Phil Cheetham was asking advice regarding calibration of a 2-D
filming setup. I am not familiar with Jim Walton's 2D DLT
algorithm, but it seems to be exactly what is needed. I once
used a 2D DLT to solve a similar problem (analyzing a photograph
of a horse's hoof on a force plate). The DLT can deal with
an arbitrary camera position and orientation, and is therefore a
general and very elegant solution.

If you substitute Z=0 (defining the sagittal plane) into the
classical 3D DLT equations, three out of eleven DLT coefficients
are eliminated. The remaining eight can be determined using four
(or more) calibration points in the Z=0 plane. I have developed
two simple Fortran subroutines to do the calibration, and
(subsequently) to calculate XY coordinates from raw camera data.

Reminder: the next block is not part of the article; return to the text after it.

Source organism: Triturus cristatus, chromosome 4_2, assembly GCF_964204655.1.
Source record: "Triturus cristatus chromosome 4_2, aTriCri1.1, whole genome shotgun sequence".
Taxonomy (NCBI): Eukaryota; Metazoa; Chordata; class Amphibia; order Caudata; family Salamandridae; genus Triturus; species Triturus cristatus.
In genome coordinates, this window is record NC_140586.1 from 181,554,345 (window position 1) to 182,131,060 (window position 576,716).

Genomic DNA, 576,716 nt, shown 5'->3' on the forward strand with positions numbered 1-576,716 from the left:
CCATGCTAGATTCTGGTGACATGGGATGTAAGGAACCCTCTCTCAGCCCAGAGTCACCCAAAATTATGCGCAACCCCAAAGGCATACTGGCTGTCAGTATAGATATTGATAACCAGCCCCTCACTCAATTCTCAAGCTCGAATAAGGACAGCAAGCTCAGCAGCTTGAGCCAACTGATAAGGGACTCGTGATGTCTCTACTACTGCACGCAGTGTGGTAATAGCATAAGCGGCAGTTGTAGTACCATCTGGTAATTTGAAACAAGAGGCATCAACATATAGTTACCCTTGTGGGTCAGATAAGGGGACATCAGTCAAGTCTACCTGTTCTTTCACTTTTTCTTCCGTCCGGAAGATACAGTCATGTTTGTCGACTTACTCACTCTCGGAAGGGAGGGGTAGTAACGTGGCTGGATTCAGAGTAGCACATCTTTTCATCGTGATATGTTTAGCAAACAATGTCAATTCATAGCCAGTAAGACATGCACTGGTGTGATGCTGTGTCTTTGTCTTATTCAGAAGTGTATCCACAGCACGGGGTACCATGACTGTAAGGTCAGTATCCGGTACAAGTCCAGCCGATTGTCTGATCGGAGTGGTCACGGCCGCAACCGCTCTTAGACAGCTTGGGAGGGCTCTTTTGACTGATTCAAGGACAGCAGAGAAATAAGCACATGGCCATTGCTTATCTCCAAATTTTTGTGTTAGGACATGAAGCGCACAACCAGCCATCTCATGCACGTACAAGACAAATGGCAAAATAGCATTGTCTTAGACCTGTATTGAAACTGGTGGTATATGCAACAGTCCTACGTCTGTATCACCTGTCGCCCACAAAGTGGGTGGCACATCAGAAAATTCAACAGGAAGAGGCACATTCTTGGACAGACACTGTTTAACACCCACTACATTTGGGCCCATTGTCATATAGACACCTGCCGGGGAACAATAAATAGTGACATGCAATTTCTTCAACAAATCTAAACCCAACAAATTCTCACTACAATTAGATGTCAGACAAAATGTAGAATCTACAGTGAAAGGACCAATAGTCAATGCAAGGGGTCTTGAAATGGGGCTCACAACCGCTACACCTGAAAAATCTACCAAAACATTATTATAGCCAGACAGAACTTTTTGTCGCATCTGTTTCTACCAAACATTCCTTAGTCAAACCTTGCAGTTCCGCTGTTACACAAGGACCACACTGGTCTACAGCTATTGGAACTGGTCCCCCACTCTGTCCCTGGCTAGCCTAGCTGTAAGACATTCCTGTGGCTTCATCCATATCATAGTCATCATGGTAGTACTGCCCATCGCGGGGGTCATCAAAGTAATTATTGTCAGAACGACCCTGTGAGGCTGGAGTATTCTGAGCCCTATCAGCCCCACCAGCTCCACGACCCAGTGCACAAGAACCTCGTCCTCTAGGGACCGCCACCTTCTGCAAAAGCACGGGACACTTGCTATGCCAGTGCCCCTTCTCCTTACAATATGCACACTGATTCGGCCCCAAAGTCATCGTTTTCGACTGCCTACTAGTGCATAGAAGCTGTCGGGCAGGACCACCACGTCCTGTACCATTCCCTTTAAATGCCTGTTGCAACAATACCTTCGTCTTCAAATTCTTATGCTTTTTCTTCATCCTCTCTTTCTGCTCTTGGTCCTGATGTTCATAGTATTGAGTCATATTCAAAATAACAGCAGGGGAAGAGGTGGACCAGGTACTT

One limitation of my software is, that the calibration routine
uses exactly four calibration points. It may be possible to
increase the reliability by using more than four, and solving the
DLT parameters from an overdetermined system of equations.

So, my advice is to use a 2D DLT approach. If you do not want to
start from scratch, my Fortran code is available. One final
warning: any 2D analysis will depend on the assumption that all
landmarks remain in the sagittal plane. The results become more
sensitive to this assumption with a non-perpendicular camera
view, which increases the parallax errors. From Phil's
description of the actual situation, it would seem that this is
not a major problem here.

-- Ton van den Bogert
Human Performance Laboratory
University of Calgary, Canada